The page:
Apple and stock option backdating

10-Mar-2017 13:37

Options backdating is the practice of altering the date a stock option was granted, to a usually earlier (but sometimes later) date at which the underlying stock price was lower.

This is a way of repricing options to make them valuable or more valuable when the option "strike price" (the fixed price at which the owner of the option can purchase stock) is fixed to the stock price at the date the option was granted.

You see, if you backdate stock options to a date when the price of the stock was lower, then the options are "in-the-money" when granted.

That means the company incurs an expense equal to the difference in the share price between the two dates.

Still, given that (a) backdating helps make earnings look better than they are; and (b) Jobs is a huge shareholder of Apple (10.12 million shares, as of last April), how could he not benefit from this behavior? Jobs recommended some backdating dates for other employees.

CEOs at other companies have been forced to resign for such activities. His job may be saved by the fact that he did not directly profit.

The SEC’s opinions regarding backdating and fraud were primarily due to the various tax rules that apply when issuing “in the money” stock options vs.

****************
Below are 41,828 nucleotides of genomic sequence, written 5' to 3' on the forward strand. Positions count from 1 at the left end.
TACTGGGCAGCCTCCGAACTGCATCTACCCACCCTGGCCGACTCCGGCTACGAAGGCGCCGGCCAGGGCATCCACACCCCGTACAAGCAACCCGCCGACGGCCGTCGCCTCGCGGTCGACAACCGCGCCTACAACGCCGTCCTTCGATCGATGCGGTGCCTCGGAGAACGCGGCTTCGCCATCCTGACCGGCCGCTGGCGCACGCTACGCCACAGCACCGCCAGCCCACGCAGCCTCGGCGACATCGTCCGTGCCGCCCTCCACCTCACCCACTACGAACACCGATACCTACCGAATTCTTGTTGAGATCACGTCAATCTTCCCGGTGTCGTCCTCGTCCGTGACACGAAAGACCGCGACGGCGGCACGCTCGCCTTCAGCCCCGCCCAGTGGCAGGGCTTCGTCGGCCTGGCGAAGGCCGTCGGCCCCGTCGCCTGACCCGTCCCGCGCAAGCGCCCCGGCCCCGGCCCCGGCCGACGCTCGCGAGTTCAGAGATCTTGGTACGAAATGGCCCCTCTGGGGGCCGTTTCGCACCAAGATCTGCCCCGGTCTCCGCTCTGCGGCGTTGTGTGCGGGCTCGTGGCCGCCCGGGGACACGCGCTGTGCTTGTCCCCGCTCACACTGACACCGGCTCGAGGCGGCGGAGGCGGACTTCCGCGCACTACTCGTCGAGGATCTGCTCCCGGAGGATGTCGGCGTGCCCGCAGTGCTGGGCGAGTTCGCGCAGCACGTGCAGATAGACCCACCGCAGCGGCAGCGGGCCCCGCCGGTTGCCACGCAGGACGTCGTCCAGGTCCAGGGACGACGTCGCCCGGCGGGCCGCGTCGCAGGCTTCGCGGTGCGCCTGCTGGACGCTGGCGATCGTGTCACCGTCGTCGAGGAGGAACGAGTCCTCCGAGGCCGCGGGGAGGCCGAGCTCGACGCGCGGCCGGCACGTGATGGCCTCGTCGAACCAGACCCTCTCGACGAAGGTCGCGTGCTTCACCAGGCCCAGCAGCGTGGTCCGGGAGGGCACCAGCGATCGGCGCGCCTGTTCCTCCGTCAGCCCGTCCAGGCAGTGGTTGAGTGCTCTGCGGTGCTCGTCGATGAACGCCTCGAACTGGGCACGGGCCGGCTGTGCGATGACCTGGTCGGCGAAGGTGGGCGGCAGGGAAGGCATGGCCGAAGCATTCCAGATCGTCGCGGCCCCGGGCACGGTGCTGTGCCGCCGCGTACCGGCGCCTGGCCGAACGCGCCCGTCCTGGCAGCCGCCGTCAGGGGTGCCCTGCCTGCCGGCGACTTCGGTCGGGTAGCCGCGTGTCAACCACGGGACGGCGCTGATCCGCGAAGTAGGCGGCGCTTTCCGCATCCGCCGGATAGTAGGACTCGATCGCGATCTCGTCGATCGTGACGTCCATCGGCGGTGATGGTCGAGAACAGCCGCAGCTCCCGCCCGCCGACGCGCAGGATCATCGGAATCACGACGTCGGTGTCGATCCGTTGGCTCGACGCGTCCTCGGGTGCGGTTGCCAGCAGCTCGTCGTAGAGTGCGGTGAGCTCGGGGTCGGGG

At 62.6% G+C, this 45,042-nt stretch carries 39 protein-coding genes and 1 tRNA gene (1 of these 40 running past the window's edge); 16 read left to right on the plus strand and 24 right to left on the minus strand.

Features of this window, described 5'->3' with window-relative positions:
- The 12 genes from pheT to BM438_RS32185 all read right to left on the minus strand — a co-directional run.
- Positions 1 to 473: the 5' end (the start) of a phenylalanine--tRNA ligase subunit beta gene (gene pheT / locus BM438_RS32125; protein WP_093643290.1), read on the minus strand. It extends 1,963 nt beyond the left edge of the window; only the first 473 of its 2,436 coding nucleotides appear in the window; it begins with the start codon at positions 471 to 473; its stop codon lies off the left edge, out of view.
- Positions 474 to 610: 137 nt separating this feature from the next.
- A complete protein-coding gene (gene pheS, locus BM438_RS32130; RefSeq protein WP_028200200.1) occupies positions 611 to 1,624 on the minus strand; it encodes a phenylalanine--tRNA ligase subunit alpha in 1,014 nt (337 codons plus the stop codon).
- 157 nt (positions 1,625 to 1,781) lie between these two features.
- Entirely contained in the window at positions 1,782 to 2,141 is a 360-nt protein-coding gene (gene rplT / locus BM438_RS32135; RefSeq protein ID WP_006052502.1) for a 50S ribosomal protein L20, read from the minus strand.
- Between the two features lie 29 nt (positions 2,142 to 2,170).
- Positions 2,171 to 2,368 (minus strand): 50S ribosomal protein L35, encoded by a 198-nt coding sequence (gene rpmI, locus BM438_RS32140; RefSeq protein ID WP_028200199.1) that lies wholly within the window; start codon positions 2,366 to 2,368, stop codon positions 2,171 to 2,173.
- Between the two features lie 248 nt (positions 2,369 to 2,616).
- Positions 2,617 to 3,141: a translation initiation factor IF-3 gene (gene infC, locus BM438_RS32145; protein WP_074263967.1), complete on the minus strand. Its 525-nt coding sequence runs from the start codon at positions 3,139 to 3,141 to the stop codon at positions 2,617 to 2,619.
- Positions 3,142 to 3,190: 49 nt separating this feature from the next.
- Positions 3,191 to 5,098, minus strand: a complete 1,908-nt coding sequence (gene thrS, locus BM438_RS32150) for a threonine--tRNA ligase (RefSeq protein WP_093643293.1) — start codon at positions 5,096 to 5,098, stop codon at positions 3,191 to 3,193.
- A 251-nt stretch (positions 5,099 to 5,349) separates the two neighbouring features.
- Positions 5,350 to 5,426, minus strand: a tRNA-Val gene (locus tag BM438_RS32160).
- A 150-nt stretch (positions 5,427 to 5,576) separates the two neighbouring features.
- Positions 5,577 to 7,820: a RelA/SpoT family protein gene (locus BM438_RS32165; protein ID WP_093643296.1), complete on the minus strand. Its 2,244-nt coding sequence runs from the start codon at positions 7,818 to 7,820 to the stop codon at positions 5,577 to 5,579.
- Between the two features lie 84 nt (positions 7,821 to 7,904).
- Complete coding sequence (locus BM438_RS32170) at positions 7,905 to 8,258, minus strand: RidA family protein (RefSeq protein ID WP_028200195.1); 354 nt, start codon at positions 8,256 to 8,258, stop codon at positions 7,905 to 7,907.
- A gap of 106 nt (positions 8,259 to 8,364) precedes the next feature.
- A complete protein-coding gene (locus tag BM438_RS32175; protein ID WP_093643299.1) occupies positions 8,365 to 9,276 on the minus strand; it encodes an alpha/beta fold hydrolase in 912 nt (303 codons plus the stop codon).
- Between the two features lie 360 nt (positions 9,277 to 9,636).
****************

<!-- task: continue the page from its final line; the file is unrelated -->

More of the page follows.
the much different – and more financially beneficial – tax rules that apply when issuing “at the money” or "out of the money" stock options.

The academics concluded that something funny was going on.

The companies were awarding the options later but then marking the awards to earlier dates, when the stock's price was low.

CEOs at other companies have been forced to resign for such activities. His job may be saved by the fact that he did not directly profit.The SEC’s opinions regarding backdating and fraud were primarily due to the various tax rules that apply when issuing “in the money” stock options vs.the much different – and more financially beneficial – tax rules that apply when issuing “at the money” or "out of the money" stock options.The academics concluded that something funny was going on.The companies were awarding the options later but then marking the awards to earlier dates, when the stock's price was low.The total compensation to executives granted back-dated options was either unchanged or, perhaps, lower than it would have been, since people tend to irrationally over-value a bird in hand (in the money options) to a dozen in the bush (out of the money options).